Peter
• Member Posts: 21,862
got a drawing of that piping?

This is a common method, shown in Caleffi I-dronics 1, to pipe multiple boilers into a separator. The boiler pumps are controlled by the processor in the boiler.

Another option might be a solar ∆T control. It can be used as a ∆T or setpoint control. It is not a PWM but a triac relay that pulses the voltage on/ off very quickly. A poor mans variable speed It works on any small wet rotor circ with a draw of 1 amp or less.

hr
Bob "hot rod" Rohr
trainer for Caleffi NA
Living the hydronic dream
• Member Posts: 83
edited November 2011
Pump modulation methods

I looked at solar controllers already - and got a bit confused!  Several of them seem to use a standard pump, presumably as you suggest with triacs or somesuch 'chopping' the AC.  The result can be a bit rubbishy!  At certain speeds the pumps tend to growl and/or resonate as the coils and rotor get put in modes the designers never intended!  More up-market solar systems use pumps with PWM speed control - but these pumps are harder to get and much more expensive.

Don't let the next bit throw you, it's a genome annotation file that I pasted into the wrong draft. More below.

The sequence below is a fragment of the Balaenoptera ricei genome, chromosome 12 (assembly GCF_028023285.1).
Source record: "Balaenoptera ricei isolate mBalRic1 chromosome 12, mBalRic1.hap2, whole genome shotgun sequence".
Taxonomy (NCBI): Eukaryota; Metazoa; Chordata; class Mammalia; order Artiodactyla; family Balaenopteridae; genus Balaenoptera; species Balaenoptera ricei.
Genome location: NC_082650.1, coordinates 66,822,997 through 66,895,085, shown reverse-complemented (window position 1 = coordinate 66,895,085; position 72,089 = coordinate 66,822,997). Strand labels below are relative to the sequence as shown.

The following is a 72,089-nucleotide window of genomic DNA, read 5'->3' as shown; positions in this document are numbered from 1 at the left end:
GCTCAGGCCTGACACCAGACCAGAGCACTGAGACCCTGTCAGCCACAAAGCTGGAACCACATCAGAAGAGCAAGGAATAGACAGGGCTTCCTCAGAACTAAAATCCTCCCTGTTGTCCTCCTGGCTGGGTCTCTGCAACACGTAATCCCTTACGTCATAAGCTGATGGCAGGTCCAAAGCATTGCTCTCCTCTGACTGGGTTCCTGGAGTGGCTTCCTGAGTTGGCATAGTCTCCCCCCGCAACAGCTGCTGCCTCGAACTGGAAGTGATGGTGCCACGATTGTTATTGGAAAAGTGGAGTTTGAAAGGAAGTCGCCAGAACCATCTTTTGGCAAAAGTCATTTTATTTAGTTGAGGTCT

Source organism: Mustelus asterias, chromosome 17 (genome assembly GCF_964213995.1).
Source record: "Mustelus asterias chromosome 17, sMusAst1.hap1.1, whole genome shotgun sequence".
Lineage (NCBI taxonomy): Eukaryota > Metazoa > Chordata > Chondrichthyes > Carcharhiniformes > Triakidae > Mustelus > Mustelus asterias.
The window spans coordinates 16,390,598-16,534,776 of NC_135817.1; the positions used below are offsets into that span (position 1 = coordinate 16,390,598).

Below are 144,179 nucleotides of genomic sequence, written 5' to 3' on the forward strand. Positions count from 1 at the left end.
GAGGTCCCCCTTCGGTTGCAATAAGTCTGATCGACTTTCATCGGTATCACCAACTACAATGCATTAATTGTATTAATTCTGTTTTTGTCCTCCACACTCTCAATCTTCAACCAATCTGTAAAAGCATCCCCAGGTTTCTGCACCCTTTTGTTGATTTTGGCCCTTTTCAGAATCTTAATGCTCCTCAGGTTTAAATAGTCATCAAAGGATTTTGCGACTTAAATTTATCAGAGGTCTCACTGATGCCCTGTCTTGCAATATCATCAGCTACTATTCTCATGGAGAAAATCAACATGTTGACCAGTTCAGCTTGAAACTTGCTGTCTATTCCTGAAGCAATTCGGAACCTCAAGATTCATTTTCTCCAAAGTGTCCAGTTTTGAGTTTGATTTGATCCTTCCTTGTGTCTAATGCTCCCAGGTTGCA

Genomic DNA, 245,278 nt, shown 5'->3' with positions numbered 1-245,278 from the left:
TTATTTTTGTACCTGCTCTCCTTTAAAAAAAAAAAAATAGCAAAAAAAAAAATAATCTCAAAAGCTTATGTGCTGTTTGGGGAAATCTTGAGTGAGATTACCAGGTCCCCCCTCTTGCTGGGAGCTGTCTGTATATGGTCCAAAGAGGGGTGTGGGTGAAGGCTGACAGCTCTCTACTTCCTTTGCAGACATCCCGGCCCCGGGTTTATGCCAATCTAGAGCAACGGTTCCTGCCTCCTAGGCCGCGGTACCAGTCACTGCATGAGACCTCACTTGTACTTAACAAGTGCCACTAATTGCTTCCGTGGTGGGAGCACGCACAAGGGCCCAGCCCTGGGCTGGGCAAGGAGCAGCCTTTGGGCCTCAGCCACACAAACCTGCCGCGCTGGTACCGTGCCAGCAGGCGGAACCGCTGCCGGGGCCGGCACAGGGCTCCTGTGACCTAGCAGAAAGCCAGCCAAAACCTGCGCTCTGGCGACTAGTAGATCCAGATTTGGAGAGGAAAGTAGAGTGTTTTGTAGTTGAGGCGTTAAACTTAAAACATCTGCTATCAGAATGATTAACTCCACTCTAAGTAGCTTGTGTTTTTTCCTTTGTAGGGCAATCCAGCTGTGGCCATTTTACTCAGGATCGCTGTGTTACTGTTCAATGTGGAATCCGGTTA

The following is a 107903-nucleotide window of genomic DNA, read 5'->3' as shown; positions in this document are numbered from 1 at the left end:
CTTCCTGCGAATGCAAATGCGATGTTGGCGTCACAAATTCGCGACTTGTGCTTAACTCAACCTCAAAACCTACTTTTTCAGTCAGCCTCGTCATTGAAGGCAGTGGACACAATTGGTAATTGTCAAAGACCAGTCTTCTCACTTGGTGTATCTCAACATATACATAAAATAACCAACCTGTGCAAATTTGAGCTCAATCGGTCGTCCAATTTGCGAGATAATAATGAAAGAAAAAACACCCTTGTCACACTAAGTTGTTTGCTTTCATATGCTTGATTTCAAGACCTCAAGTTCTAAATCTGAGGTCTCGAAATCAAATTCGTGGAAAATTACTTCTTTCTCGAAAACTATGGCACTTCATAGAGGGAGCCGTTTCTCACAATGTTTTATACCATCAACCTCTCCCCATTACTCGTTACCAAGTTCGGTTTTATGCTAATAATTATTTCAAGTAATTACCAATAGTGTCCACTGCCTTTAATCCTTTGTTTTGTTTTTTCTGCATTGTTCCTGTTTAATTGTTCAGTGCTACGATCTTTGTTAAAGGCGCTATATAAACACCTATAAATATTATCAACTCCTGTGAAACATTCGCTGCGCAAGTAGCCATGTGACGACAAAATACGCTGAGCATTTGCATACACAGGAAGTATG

Anyone tried a PWM pump on a heating system?  How? Why? What results?
• Member Posts: 21,862
no doubt

the triac speed control does cause the pump, and any un-supportrd piping to pulse. We have probably 500 or more out there connected to Wilo Star 16 pumps with no adverse effect to the pumps. The only pumps we get back are the ones installers try to pump just air with .

The more expensive BX and MX solar controls have the PWM signal as well as the triac. It does add cost and there are not many, if any small wet rotors on this side of the pond that take that PWM signal. So the extra cost of the control and a more expensive pump, maybe not worth it for a solar pump?

I do have a Grundfos ECM, Solar PWM pump to try out, it's a Euro model and 230V however. I have it connected to an I-solar BX control and it runs very smoothly.